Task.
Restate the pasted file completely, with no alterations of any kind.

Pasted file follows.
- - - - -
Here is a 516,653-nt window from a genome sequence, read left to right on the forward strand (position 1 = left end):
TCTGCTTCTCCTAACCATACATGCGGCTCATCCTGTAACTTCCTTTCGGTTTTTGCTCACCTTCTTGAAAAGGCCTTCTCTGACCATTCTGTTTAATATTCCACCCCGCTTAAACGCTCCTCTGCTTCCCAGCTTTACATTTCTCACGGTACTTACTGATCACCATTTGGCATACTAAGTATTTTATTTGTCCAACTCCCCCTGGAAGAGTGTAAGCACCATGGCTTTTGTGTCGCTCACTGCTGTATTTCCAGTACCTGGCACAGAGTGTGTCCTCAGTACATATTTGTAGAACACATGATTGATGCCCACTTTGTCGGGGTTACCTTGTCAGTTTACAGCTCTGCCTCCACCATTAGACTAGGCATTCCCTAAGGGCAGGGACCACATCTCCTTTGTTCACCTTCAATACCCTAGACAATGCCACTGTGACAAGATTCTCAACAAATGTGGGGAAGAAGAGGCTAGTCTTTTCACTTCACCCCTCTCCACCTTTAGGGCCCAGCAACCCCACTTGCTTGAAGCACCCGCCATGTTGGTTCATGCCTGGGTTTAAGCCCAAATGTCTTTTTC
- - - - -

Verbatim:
Here is a 516,653-nt window from a genome sequence, read left to right on the forward strand (position 1 = left end):
TCTGCTTCTCCTAACCATACATGCGGCTCATCCTGTAACTTCCTTTCGGTTTTTGCTCACCTTCTTGAAAAGGCCTTCTCTGACCATTCTGTTTAATATTCCACCCCGCTTAAACGCTCCTCTGCTTCCCAGCTTTACATTTCTCACGGTACTTACTGATCACCATTTGGCATACTAAGTATTTTATTTGTCCAACTCCCCCTGGAAGAGTGTAAGCACCATGGCTTTTGTGTCGCTCACTGCTGTATTTCCAGTACCTGGCACAGAGTGTGTCCTCAGTACATATTTGTAGAACACATGATTGATGCCCACTTTGTCGGGGTTACCTTGTCAGTTTACAGCTCTGCCTCCACCATTAGACTAGGCATTCCCTAAGGGCAGGGACCACATCTCCTTTGTTCACCTTCAATACCCTAGACAATGCCACTGTGACAAGATTCTCAACAAATGTGGGGAAGAAGAGGCTAGTCTTTTCACTTCACCCCTCTCCACCTTTAGGGCCCAGCAACCCCACTTGCTTGAAGCACCCGCCATGTTGGTTCATGCCTGGGTTTAAGCCCAAATGTCTTTTTC